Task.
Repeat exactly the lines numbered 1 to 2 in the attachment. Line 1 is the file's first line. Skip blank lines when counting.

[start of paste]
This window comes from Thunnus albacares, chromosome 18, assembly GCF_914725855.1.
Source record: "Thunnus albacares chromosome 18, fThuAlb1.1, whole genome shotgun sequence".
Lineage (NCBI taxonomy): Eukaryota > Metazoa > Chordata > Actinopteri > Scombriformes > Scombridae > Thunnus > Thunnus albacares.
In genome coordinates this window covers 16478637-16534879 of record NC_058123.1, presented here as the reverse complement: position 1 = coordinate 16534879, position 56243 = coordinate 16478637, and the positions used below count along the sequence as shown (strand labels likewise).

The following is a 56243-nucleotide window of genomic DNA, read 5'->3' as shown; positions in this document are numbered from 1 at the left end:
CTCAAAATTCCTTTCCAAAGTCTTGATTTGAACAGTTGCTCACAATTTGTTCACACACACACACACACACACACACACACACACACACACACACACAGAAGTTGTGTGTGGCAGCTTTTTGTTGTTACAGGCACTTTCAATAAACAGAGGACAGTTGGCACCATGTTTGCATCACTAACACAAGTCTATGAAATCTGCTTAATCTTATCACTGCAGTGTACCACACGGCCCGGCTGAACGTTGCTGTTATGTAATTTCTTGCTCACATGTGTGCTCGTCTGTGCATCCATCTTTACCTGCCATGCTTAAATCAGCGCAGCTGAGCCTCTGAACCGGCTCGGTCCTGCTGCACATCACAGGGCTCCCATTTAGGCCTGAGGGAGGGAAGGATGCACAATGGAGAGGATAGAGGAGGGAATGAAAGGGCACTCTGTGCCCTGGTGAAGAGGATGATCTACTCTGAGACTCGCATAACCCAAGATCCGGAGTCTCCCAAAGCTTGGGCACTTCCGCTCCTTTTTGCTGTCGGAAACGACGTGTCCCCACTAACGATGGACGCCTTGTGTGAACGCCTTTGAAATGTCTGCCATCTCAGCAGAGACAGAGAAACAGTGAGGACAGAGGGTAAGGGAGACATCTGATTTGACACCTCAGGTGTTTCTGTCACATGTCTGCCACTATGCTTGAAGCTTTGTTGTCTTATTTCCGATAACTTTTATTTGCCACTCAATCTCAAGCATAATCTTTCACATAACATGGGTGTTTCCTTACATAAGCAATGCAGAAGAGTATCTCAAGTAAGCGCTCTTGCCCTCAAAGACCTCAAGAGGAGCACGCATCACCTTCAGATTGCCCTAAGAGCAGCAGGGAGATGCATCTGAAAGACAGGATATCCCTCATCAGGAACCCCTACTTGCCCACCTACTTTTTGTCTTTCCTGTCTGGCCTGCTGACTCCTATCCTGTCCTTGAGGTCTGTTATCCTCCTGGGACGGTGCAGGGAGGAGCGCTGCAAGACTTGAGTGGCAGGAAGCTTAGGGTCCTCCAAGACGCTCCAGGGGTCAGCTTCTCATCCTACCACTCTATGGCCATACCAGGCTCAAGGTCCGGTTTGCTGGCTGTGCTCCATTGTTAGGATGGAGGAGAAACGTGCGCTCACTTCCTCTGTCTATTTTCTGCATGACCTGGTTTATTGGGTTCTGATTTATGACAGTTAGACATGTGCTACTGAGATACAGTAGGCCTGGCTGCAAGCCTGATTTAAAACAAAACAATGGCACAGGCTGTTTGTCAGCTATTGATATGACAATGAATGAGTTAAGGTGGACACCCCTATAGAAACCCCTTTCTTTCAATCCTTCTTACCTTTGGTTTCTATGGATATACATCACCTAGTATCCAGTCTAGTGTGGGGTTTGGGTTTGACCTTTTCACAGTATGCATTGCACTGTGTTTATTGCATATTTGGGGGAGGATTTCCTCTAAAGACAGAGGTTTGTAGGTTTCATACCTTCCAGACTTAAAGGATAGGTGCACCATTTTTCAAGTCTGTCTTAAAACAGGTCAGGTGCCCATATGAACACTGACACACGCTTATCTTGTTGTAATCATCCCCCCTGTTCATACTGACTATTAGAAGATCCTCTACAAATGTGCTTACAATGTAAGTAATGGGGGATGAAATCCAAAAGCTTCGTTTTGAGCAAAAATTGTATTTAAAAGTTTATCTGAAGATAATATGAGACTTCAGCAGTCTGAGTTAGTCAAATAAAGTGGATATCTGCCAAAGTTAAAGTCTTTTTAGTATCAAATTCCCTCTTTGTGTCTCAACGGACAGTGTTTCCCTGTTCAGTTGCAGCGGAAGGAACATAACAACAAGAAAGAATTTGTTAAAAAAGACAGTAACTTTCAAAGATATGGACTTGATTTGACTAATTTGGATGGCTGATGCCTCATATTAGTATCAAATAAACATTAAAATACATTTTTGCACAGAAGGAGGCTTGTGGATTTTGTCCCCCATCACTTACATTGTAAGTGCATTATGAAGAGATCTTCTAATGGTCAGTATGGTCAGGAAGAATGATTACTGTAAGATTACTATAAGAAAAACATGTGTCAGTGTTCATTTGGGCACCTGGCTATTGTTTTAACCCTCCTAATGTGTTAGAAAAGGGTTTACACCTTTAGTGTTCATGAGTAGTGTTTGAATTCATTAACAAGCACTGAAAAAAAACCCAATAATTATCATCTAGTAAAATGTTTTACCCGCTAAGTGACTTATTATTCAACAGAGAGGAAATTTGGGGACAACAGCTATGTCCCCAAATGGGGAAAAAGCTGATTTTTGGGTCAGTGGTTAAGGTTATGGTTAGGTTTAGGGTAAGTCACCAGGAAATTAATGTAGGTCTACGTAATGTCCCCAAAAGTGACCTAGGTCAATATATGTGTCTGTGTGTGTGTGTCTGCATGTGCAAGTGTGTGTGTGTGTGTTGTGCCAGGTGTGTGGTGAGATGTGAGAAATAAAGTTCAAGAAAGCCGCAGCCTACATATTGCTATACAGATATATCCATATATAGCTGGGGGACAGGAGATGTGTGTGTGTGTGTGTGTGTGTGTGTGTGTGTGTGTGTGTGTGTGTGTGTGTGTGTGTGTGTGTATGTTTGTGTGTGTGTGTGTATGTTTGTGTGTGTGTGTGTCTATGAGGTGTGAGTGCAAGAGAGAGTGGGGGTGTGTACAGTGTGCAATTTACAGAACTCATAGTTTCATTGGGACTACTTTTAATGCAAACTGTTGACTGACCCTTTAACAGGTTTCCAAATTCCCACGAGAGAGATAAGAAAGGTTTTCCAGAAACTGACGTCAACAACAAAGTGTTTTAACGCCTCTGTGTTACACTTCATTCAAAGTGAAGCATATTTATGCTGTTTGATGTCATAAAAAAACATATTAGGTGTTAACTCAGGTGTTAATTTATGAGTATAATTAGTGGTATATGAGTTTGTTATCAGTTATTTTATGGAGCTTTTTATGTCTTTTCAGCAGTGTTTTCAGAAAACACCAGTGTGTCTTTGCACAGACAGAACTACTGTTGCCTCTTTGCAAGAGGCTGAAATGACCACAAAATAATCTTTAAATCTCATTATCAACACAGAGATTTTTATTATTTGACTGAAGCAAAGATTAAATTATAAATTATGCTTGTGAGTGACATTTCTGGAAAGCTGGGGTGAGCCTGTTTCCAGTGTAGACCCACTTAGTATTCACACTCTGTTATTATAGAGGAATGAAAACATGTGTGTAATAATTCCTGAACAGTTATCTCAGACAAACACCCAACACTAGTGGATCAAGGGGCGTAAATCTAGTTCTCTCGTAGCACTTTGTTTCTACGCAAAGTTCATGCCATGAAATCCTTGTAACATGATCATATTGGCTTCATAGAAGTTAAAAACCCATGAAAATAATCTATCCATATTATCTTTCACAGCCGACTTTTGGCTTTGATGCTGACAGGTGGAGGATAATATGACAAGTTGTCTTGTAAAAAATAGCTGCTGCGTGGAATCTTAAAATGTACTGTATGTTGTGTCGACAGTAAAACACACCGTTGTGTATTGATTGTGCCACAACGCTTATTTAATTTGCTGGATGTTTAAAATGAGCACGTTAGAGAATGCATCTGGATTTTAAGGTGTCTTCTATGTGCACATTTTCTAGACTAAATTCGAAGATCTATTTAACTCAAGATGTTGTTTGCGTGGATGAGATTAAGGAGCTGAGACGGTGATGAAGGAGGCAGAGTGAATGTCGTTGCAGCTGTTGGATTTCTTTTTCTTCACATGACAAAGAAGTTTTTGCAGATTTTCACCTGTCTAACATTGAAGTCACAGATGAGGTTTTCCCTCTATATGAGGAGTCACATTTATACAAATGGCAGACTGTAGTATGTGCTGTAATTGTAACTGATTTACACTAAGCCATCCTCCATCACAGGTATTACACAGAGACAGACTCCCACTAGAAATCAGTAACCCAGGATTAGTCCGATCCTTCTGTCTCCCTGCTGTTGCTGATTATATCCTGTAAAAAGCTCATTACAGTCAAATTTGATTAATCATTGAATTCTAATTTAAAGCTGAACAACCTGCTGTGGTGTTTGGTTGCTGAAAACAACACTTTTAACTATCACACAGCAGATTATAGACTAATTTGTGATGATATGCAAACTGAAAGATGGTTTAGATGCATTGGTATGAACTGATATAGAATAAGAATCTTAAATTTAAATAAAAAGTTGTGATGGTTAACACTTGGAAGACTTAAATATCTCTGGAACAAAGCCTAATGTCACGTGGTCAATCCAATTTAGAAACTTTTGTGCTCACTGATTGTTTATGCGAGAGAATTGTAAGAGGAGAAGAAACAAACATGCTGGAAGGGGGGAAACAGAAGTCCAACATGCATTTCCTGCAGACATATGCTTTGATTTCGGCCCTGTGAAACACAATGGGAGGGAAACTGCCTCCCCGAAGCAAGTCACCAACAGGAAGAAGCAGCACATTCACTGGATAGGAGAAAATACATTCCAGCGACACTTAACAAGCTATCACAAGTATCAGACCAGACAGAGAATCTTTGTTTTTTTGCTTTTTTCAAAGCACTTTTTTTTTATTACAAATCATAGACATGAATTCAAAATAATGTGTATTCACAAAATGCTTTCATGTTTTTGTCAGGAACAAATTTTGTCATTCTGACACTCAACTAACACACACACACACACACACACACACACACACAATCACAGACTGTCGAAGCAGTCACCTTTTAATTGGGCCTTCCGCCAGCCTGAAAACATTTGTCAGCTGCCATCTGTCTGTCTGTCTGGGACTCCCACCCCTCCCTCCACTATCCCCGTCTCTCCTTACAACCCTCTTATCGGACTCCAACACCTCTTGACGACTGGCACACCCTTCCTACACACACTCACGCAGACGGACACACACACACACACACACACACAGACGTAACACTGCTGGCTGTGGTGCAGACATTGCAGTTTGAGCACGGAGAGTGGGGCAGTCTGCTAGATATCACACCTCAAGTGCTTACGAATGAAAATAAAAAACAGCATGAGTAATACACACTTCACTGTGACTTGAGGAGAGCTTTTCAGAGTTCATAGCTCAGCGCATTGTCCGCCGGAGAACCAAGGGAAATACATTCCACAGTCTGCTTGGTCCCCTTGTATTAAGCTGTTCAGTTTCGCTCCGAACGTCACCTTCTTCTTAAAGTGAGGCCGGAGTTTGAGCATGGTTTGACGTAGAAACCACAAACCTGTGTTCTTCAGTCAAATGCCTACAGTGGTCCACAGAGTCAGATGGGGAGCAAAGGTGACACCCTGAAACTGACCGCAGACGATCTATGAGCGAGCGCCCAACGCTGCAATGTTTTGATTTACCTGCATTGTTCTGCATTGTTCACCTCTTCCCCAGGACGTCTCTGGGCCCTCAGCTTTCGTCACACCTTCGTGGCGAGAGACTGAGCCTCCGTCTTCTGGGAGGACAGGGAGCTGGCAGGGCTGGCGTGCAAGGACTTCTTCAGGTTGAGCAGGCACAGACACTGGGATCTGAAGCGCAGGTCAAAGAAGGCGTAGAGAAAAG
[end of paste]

This window comes from Thunnus albacares, chromosome 18, assembly GCF_914725855.1.
Source record: "Thunnus albacares chromosome 18, fThuAlb1.1, whole genome shotgun sequence".